Last month a killer whale killed its trainer at Seaworld in Florida by pulling her into its pool.

source :dailymail

The truth behind the hyena's distinctive high-pitched laugh

By David Derbyshire

Study: Scientists have found a hyena's laugh carries important information to both friends and rivals about its place in the family hierarchy

Their high-pitched menacing cackle is nothing to boast about.

But it seems that is exactly what the hyena is doing when its distinctive laugh echoes across the savannah.

Scientists have found a hyena's laugh carries important information to both friends and rivals about its place in the family hierarchy.

They recorded the calls of a colony of 26 hyenas living in captivity in the U.S., comparing each animal's sound with its age and status.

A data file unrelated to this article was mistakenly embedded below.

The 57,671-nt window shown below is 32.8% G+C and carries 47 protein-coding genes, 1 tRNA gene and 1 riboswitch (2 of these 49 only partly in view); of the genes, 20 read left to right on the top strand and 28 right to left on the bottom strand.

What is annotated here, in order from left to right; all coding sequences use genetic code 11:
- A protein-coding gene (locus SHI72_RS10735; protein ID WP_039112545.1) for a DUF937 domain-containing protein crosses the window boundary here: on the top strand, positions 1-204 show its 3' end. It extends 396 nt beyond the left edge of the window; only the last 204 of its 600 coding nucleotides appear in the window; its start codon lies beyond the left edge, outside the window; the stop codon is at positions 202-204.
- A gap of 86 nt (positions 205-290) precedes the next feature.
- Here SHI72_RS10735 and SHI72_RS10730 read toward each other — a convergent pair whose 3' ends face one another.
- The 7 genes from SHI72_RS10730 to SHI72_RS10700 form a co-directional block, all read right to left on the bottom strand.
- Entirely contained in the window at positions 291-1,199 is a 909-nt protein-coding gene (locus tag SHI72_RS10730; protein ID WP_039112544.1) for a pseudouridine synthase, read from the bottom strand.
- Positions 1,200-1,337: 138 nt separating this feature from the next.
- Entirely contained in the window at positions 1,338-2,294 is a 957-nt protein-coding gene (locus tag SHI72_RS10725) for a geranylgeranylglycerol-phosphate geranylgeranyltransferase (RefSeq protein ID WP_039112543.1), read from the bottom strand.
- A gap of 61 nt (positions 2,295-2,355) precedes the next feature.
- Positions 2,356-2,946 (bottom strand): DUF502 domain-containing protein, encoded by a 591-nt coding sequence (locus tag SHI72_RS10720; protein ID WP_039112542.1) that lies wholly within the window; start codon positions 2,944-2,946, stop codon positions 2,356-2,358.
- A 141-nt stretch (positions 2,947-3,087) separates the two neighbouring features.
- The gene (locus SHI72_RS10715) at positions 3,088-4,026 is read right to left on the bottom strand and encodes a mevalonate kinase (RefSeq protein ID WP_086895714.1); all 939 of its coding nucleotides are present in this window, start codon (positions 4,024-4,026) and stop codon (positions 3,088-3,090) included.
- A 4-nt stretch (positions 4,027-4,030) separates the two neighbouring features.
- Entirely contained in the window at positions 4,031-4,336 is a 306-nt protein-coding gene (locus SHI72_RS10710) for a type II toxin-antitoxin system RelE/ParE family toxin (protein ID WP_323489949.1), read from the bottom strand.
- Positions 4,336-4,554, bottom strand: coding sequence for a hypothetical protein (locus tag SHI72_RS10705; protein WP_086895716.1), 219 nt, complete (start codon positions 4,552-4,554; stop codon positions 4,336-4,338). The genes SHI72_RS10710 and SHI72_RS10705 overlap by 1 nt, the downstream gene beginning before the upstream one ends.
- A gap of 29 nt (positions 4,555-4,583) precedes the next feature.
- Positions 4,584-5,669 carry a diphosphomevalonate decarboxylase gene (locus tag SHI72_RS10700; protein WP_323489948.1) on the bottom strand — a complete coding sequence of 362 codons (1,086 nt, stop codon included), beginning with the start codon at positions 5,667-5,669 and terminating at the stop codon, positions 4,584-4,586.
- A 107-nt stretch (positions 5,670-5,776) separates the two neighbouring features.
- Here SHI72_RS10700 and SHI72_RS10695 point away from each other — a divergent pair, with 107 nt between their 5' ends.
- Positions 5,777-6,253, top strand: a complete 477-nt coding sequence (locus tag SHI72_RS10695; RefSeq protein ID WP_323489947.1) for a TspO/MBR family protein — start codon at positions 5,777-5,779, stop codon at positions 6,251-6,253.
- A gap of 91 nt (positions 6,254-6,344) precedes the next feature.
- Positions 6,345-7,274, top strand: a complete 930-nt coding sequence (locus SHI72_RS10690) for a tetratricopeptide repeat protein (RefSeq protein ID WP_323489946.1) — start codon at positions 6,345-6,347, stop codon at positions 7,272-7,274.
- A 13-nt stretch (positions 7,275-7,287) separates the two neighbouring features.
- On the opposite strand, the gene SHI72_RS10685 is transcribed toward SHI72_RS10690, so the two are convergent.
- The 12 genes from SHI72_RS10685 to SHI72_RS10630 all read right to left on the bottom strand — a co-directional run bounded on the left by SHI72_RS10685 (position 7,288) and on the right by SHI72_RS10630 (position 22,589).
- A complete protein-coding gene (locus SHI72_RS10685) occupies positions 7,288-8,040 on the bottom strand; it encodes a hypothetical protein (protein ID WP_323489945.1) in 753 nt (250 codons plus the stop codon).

It soon became apparent that the pitch and timbre of the hyena's laugh was a clue to its social standing.

The researchers found that the pitch reveals a hyena's age. Variation in the frequency of notes indicates whether an animal is dominant or subordinate.

Younger hyenas tend to have high-pitched 'giggles' while the dominant females of the group make a narrower range of sounds.

The cackles are usually produced when hyenas are squabbling over food. But the scientists say they may also be a sign of frustration or used to summon help.

'The hyena's laugh gives receivers cues to assess the social rank of the emitting individual,' said Dr Frederic Theunissen, who led the study at the University of California.

'This may allow hyenas to establish feeding rights and organise their food gathering activities.'

He said the laugh could also help hyenas fend off lions who often muscle in on their kills.

'A solitary hyena has no chance when confronted by a lion, whereas a hyena group often can "mob" one or two lions and get their food back,' he said.